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“Even in Germany, people still contract tuberculosis”

Dr Berit Lange studied medicine in Freiburg, Spain, Chile and Peru and epidemiology in London, later specializing in infection epidemiology. She conducts research at the Helmholtz Center for Infection Research in Braunschweig, where she is acting head of the Department of Epidemiology. On March 12, she will attend a meeting of the STIKO for the first time as a new member. Picture: Verena Meier / HZI

Physician and epidemiologist Berit Lange from the Helmholtz Centre for Infection Research, who has just been appointed to the STIKO, talks about bringing a breath of fresh air to the committee, lessons learned from the coronavirus pandemic, and an often underestimated disease.

Congratulations on your appointment to the STIKO! Were you expecting this award?

Dr. Berit Lange: To be honest, the appointment was not entirely unexpected. I received a letter last December asking me if I could imagine taking on such a role. So I was forewarned, so to speak, but of course I still have great respect for this task.

How long has this committee been in existence?

The STIKO was founded in 1972, more than half a century ago. Many parents are familiar with its recommendations as a basis for deciding which vaccinations their children should receive, but some people have only recently become aware of it in the wake of the Coronavirus pandemic. The STIKO is politically independent and the researchers work for it on a voluntary basis. There are various working groups, such as the Influenza Working Group or the Measles, Mumps, Rubella Working Group, which prepare the individual recommendations. Members bring their expertise to the table.

Do members change frequently?

In the last three-year appointment periods, there were always new members. In 2023, the maximum number of appointment periods has now been limited to three. Personally, I think that makes sense. It is sometimes necessary to be able to bring additional and new expertise to this body. At the same time, however, it is of course extremely important to ensure continuity and efficiency as the STIKO must be able to act at all times.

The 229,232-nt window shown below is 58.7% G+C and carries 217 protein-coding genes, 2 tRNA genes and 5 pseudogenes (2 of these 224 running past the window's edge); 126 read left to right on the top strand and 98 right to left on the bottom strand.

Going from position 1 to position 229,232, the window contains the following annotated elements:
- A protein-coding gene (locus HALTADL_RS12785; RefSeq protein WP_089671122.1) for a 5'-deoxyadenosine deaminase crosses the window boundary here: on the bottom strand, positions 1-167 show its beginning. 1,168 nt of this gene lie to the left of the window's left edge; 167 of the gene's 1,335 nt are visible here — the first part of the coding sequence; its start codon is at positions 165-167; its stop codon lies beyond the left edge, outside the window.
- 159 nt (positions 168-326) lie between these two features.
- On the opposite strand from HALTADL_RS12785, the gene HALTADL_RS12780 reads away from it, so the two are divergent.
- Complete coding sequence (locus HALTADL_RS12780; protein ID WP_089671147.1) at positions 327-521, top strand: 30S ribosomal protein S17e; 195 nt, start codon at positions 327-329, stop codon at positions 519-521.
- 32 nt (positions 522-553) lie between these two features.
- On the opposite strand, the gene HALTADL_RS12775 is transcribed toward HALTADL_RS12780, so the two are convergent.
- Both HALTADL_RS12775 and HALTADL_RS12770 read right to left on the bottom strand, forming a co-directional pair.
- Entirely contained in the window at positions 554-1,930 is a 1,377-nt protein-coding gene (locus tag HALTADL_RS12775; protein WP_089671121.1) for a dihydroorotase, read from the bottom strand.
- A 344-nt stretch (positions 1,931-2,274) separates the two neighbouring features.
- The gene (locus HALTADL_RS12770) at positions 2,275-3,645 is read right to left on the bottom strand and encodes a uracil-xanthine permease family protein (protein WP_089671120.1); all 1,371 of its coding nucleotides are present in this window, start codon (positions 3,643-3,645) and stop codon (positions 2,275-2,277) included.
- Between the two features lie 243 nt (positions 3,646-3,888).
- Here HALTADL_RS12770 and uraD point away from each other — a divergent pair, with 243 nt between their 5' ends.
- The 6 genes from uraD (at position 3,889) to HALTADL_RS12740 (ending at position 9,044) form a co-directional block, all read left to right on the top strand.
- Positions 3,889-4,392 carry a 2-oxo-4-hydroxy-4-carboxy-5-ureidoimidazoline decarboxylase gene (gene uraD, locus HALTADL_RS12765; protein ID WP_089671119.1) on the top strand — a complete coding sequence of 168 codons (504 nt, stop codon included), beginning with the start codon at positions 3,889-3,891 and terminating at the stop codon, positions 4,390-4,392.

What is decisive for an appointment? As many scientific publications as possible?

Of course, relevant scientific work plays a role. But the committee is very interdisciplinary, in order to cover different areas of expertise: There is general medical expertise as well as expertise in virology, pediatrics and communication sciences. I myself have worked on large studies and meta-analyses on the efficacy and side effects of vaccinations and carried out modelling on the spread of infections, but also treated and vaccinated patients during my time in clinical infectiology as a hospital doctor. I assume that these different experiences have been taken into account.

What are you currently researching at the Helmholtz Centre?

In the Department of Epidemiology we understand the dynamics and burden of infectious diseases through modeling, evidence synthesis and epidemiological studies. We then develop and evaluate interventions and (digital) tools to reduce this burden. For example, we use meta-analysis to combine the results of many previously published studies by other teams on a topic and try to identify common findings. On this basis, we then support the development of guidelines, for example, for the prevention of tuberculosis, which is still one of the world's leading infectious diseases.

But at least in Europe, tuberculosis has been largely eradicated, hasn’t it?

Unfortunately, no. In Eastern Europe, for example, in Belarus or Ukraine, many people still contract tuberculosis. Many people in Europe are still dying of this disease, even though it is an easily treatable infection. In Germany, too, people still contract tuberculosis and it often takes too long for us to diagnose and treat it.

COVID-19 isn’t causing many problems this winter. Does that surprise you?

No. In principle, the spread of SARS-CoV-2 and the burden of COVID-19 are consistent with what we predicted in the MONID severe infectious disease modeling network for the 2023/24 season (www.monid.net). The fact that only a few patients with SARS-CoV-2 infection have recently required hospitalization is largely due to the fact that many people have now acquired protection against severe disease through vaccination or infection. Of course, many people continue to fall ill with coronavirus, which leads to staff absences. Many of these people also suffer from long-term complications.

What can epidemiology learn from the Coronavirus pandemic?

During the pandemic, it became clear that we lacked relevant research infrastructures in infection epidemiology. We are now establishing them. They are necessary for both good infection research and pandemic preparedness: In particular, a network of population-based studies that can quickly detect the spread of pathogens. This will allow for an even better epidemiological assessment of different infections in the future. Of course, this requires sustainable funding.

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